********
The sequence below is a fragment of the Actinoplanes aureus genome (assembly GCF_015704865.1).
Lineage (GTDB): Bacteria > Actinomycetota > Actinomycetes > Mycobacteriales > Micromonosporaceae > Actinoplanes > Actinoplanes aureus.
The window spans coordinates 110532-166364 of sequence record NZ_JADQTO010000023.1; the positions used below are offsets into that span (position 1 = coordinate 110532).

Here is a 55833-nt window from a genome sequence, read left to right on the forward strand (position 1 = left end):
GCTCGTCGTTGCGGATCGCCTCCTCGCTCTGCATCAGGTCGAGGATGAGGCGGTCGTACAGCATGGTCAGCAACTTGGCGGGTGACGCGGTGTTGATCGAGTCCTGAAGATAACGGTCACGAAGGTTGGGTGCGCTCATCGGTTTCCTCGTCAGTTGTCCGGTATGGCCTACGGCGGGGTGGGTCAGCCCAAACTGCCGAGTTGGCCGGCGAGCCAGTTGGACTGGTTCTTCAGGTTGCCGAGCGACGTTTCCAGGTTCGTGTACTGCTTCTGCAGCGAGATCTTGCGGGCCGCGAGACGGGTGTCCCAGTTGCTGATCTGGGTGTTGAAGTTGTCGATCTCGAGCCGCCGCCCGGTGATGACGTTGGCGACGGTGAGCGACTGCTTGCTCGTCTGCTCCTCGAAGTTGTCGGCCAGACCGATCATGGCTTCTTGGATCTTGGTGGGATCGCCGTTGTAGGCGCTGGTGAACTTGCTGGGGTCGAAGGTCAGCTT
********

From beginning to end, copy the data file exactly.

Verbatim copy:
The sequence below is a fragment of the Actinoplanes aureus genome (assembly GCF_015704865.1).
Lineage (GTDB): Bacteria > Actinomycetota > Actinomycetes > Mycobacteriales > Micromonosporaceae > Actinoplanes > Actinoplanes aureus.
The window spans coordinates 110532-166364 of sequence record NZ_JADQTO010000023.1; the positions used below are offsets into that span (position 1 = coordinate 110532).

Here is a 55833-nt window from a genome sequence, read left to right on the forward strand (position 1 = left end):
GCTCGTCGTTGCGGATCGCCTCCTCGCTCTGCATCAGGTCGAGGATGAGGCGGTCGTACAGCATGGTCAGCAACTTGGCGGGTGACGCGGTGTTGATCGAGTCCTGAAGATAACGGTCACGAAGGTTGGGTGCGCTCATCGGTTTCCTCGTCAGTTGTCCGGTATGGCCTACGGCGGGGTGGGTCAGCCCAAACTGCCGAGTTGGCCGGCGAGCCAGTTGGACTGGTTCTTCAGGTTGCCGAGCGACGTTTCCAGGTTCGTGTACTGCTTCTGCAGCGAGATCTTGCGGGCCGCGAGACGGGTGTCCCAGTTGCTGATCTGGGTGTTGAAGTTGTCGATCTCGAGCCGCCGCCCGGTGATGACGTTGGCGACGGTGAGCGACTGCTTGCTCGTCTGCTCCTCGAAGTTGTCGGCCAGACCGATCATGGCTTCTTGGATCTTGGTGGGATCGCCGTTGTAGGCGCTGGTGAACTTGCTGGGGTCGAAGGTCAGCTT